Full-text available
Bat, Myotis daubentonii, constitutes an interesting model species as in several regions of Europe adult males are disproportionately abundant at higher elevations, while females are restricted to lower altitudes. Low-altitude males share summer roosts with females and may mate in summer as well as autumn. We studied the ecology of intra-male segreg...
Conference Paper
Full-text available
Sexual segregation is observed in many bat species of temperate areas. Besides its ecological and evolutionary interest, sexual segregation has also significant consequences for species management as its knowledge may be crucial to tailor appropriate conservation plans. Daubenton’s bat Myotis daubentonii constitutes an interesting model species as...
Article
Individual identification of animals is of paramount importance to analyze population size, dispersal, habitat preferences or behaviour. Especially for sensitive, threatened species, it is advisable to develop non-invasive recognition methods avoiding direct handling and tagging of the study subjects to be applied to procedures such as marking-reca...
Article
Full-text available
Bats face a great risk of dehydration, so sensory mechanisms for water recognition are crucial for their survival. In the laboratory, bats recognized any smooth horizontal surface as water because these provide analogous reflections of echolocation calls. We tested whether bats also approach smooth horizontal surfaces other than water to drink in n...
Data
Echolocation sequence of a drinking barbastelle bat (Barbastella barbastellus). (a) spectrogram showing the approach and the terminal phases. The red arrow shows the noise produced when the bat makes contact with the water, which was clearly audible in many recordings made over water. (b) Interpulse interval (IPI) plotted vs. time of the same seque...
Article
Although bats are frequently admitted to rescue centres — mainly as orphans — very little information is available on their survival after release. Our study answered the following questions: i) do hand-reared bats survive over a short time; ii) which activities and habitat selection do they exhibit; iii) are bats loyal to the release area; and iv)...
Article
Despite the popularity of the saproxylic cerambycid Rosalia alpina as a flagship species, its ecology is still poorly know, especially in the southern part of its range. Detailed information on its habitat preferences is needed to plan appropriate management. We set our multi-ple spatial scale assessment of habitat preferences in a beech forest of...
Article
Despite the popularity of the saproxylic cerambycid Rosalia alpina as a flagship species, its ecology is still poorly know, especially in the southern part of its range. Detailed information on its habitat preferences is needed to plan appropriate management. We set our multiple spatial scale assessment of habitat preferences in a beech forest of c...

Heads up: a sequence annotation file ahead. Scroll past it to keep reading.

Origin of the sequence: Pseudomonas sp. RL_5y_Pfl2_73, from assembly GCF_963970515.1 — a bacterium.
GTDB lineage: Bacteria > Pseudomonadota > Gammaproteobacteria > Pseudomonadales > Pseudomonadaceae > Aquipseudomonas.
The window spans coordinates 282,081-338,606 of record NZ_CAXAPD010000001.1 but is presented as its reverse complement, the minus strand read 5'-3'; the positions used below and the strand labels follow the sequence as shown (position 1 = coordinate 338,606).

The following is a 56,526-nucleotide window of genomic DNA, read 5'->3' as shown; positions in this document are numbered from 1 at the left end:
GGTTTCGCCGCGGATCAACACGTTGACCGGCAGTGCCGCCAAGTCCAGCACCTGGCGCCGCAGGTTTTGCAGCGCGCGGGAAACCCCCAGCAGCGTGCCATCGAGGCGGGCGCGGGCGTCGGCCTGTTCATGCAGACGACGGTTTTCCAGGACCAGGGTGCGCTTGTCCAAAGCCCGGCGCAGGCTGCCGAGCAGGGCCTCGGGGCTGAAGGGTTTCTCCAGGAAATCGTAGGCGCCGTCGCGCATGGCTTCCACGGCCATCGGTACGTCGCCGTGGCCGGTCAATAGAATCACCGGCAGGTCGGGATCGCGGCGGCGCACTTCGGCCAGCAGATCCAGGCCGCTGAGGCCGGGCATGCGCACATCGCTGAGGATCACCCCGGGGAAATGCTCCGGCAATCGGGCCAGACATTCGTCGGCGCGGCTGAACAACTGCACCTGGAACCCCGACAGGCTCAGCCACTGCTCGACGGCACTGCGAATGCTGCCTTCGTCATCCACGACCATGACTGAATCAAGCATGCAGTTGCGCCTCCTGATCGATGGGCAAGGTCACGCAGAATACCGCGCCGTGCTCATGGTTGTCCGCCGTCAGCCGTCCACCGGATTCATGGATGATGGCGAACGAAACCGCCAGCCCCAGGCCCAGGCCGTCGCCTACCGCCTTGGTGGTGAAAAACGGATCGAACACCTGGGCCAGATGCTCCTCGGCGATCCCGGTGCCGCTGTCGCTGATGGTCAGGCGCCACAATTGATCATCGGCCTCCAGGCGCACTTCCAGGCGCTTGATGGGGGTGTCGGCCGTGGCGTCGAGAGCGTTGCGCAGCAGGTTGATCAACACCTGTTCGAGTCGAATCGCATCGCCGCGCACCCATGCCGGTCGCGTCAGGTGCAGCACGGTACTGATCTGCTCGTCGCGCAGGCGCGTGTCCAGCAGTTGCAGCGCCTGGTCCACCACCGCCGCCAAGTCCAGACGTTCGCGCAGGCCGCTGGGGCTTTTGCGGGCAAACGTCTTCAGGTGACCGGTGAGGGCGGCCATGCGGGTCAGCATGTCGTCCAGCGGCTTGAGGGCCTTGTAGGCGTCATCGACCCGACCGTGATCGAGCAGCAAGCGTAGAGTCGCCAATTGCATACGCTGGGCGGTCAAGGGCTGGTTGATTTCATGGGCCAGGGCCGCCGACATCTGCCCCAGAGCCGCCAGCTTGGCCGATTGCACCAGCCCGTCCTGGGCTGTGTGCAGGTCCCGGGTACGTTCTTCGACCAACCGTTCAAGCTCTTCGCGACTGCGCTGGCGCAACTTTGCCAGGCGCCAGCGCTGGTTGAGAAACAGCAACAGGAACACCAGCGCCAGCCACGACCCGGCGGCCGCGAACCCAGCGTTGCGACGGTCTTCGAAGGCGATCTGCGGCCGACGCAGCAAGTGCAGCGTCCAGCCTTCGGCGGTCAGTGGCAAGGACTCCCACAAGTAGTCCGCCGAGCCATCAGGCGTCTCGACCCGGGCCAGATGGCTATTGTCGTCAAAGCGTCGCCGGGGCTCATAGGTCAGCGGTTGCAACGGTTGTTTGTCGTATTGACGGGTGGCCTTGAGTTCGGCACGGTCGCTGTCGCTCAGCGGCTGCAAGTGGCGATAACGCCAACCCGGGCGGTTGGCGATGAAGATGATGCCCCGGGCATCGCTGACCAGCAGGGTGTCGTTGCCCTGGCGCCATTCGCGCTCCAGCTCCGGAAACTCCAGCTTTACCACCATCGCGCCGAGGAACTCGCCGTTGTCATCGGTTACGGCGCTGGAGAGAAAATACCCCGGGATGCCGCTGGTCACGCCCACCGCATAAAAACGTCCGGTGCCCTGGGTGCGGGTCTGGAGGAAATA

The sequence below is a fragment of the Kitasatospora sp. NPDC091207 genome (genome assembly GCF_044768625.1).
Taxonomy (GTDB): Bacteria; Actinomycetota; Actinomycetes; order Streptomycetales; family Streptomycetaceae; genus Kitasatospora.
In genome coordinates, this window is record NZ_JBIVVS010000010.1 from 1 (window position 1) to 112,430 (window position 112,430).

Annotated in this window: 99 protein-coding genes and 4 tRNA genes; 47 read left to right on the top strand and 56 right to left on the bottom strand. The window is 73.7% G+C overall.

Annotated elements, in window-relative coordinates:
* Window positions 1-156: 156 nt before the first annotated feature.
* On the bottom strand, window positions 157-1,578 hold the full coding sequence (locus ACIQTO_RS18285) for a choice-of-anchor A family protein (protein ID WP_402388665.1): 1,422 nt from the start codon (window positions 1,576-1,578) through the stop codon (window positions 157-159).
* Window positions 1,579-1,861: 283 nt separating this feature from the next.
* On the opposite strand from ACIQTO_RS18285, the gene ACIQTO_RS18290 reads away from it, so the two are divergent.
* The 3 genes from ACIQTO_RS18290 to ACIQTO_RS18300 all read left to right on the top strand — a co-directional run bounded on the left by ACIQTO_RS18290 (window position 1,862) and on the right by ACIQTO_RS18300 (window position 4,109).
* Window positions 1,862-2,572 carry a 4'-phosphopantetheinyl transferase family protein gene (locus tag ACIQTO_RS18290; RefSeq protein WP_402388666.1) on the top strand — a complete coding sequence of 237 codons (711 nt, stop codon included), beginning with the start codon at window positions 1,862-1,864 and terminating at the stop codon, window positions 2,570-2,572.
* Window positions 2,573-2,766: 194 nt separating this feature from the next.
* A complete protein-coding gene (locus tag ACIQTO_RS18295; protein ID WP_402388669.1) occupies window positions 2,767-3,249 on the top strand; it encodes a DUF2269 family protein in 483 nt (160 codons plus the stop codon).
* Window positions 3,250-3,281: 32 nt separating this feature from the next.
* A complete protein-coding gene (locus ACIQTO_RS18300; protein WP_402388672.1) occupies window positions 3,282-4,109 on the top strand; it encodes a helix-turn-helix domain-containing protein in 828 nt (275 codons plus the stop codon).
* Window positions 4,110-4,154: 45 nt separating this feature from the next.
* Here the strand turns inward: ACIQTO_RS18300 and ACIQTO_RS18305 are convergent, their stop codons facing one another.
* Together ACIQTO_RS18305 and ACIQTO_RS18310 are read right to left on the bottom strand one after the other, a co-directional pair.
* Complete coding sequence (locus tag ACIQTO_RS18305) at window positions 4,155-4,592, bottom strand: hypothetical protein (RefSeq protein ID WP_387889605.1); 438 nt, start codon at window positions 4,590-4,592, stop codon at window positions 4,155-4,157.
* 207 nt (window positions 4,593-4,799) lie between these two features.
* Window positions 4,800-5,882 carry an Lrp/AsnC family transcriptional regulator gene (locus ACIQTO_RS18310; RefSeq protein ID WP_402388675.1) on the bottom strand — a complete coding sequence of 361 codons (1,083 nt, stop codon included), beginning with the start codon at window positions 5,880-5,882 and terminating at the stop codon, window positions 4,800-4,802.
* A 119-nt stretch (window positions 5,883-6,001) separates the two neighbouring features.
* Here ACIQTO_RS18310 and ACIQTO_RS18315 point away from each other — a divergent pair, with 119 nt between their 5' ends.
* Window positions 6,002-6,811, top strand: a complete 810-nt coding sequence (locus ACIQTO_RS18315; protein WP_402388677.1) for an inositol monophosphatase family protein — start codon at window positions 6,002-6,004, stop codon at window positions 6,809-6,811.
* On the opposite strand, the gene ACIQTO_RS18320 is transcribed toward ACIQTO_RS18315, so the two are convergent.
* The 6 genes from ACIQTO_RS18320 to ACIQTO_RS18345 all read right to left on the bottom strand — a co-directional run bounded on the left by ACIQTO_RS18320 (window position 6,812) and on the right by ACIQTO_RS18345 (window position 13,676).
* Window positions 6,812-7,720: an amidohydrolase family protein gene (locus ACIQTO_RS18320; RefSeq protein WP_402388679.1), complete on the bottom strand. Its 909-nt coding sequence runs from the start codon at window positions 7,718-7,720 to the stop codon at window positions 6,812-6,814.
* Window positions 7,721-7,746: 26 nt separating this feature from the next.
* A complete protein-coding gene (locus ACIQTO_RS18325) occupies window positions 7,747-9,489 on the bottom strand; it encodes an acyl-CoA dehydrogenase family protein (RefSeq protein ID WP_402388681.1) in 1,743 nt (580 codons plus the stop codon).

Article
Full-text available
Intensively managed forests are often seen as of low priority to preserve forest bats. The main conservation strategy recommended, i.e. saving unmanaged “habitat islands” from logging to preserve some suitable habitat, detracts conservationists’ attention from ameliorating conditions for bats in harvested sites. We studied the threatened bat Barbas...
Article
Aim Bats communicate by emitting social calls, and these often elicit reactions in conspecifics. Many such vocalizations are species-specific so that unambiguous signals can be transmitted and interpreted by conspecifics. In species-rich assemblages, evolutionary pressures might prompt interspecific diversification of call structure so that communi...
Article
The role of the forest canopy in protecting bats roosting in forest from predators is poorly known. We analysed the effect of canopy closure on emergence time in Barbastella barbastellus in a mountainous area of central Italy. We used radio-tracking to locate roosts and filmed evening emergence. Comparisons were made between roosts in open areas an...
Article
G. 2005. Spatial and temporal patterns of roost use by tree-dwelling barbastelle bats Barbastella barbastellus. Á/ Ecography 28: 769 Á/776. We evaluated the spatial and temporal patterns of roost switching behaviour by a tree-dwelling population of barbastelle bats Barbastella barbastellus in a beech forest of central Italy. Switching behaviour was...
Article
We investigated roost selection by Barbastella barbastellus in a mountainous area of central Italy. Twenty-five bats, mostly lactating females, were radio-tracked to 33 roost trees. Trees in unmanaged woodland were favoured as roost trees; woodland subject to limited logging was used in proportion to availability, and areas where open woodland and...
Article
Full-text available
The barbastelle bat, Barbastella barbastellus (Schreber, 1774) is a medium-sized, tree-dwelling vespertilionid classified as ?Endangered? in Italy; in western Europe it may be one of the rarest bat species. B. barbastellus shows roosting preferences that should be regarded as a key point in conservation protocols. We examined roost selection in a b...

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Projects

Projects (3)
Project
To explore habitat selection patterns and roosting behaviour of forest bats in order to support management decisions and achieve sustainable forestry
Project
a) Commuting and foraging bats are affected by artificial illumination, but nothing is known on the impact of lighting on bat drinking activity. b) Bats drink on the wing and artificial illumination might impair their skilful drinking manoeuvres. c) The goal of this project is to explore the reactions of drinking bats to artificial illumination in forests and deserts. Given the importance of drinking water for bats, artificial illumination at watersites might have major negative effects on bat conservation.